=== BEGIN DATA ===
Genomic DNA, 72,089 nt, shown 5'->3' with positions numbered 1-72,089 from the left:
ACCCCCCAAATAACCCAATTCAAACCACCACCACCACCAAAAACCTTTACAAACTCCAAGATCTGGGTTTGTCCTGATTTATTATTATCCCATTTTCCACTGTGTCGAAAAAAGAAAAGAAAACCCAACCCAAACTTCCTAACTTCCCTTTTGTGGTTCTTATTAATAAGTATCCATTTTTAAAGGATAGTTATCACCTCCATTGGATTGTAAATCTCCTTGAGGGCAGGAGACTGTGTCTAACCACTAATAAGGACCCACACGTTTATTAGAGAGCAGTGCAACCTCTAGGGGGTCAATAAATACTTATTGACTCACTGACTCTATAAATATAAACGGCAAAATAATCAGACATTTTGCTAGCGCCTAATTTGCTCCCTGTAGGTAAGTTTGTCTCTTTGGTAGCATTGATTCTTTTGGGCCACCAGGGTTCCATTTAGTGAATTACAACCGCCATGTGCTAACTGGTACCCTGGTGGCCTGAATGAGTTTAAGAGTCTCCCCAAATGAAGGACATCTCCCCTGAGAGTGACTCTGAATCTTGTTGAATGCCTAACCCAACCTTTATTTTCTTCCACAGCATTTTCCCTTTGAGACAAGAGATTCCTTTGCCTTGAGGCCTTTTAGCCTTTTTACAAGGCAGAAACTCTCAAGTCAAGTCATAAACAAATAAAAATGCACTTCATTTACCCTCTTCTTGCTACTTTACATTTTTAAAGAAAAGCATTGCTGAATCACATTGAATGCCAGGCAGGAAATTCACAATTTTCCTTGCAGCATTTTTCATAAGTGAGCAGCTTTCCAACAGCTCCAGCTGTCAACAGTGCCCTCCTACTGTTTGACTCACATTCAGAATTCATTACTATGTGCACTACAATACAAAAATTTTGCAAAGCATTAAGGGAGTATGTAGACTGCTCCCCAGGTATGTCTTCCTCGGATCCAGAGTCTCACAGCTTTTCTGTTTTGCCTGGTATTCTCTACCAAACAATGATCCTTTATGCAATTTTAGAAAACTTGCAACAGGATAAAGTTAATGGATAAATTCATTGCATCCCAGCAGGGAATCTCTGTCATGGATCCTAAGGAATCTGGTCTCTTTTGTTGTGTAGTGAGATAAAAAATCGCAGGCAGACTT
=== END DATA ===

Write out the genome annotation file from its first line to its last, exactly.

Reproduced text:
Genomic DNA, 72,089 nt, shown 5'->3' with positions numbered 1-72,089 from the left:
ACCCCCCAAATAACCCAATTCAAACCACCACCACCACCAAAAACCTTTACAAACTCCAAGATCTGGGTTTGTCCTGATTTATTATTATCCCATTTTCCACTGTGTCGAAAAAAGAAAAGAAAACCCAACCCAAACTTCCTAACTTCCCTTTTGTGGTTCTTATTAATAAGTATCCATTTTTAAAGGATAGTTATCACCTCCATTGGATTGTAAATCTCCTTGAGGGCAGGAGACTGTGTCTAACCACTAATAAGGACCCACACGTTTATTAGAGAGCAGTGCAACCTCTAGGGGGTCAATAAATACTTATTGACTCACTGACTCTATAAATATAAACGGCAAAATAATCAGACATTTTGCTAGCGCCTAATTTGCTCCCTGTAGGTAAGTTTGTCTCTTTGGTAGCATTGATTCTTTTGGGCCACCAGGGTTCCATTTAGTGAATTACAACCGCCATGTGCTAACTGGTACCCTGGTGGCCTGAATGAGTTTAAGAGTCTCCCCAAATGAAGGACATCTCCCCTGAGAGTGACTCTGAATCTTGTTGAATGCCTAACCCAACCTTTATTTTCTTCCACAGCATTTTCCCTTTGAGACAAGAGATTCCTTTGCCTTGAGGCCTTTTAGCCTTTTTACAAGGCAGAAACTCTCAAGTCAAGTCATAAACAAATAAAAATGCACTTCATTTACCCTCTTCTTGCTACTTTACATTTTTAAAGAAAAGCATTGCTGAATCACATTGAATGCCAGGCAGGAAATTCACAATTTTCCTTGCAGCATTTTTCATAAGTGAGCAGCTTTCCAACAGCTCCAGCTGTCAACAGTGCCCTCCTACTGTTTGACTCACATTCAGAATTCATTACTATGTGCACTACAATACAAAAATTTTGCAAAGCATTAAGGGAGTATGTAGACTGCTCCCCAGGTATGTCTTCCTCGGATCCAGAGTCTCACAGCTTTTCTGTTTTGCCTGGTATTCTCTACCAAACAATGATCCTTTATGCAATTTTAGAAAACTTGCAACAGGATAAAGTTAATGGATAAATTCATTGCATCCCAGCAGGGAATCTCTGTCATGGATCCTAAGGAATCTGGTCTCTTTTGTTGTGTAGTGAGATAAAAAATCGCAGGCAGACTT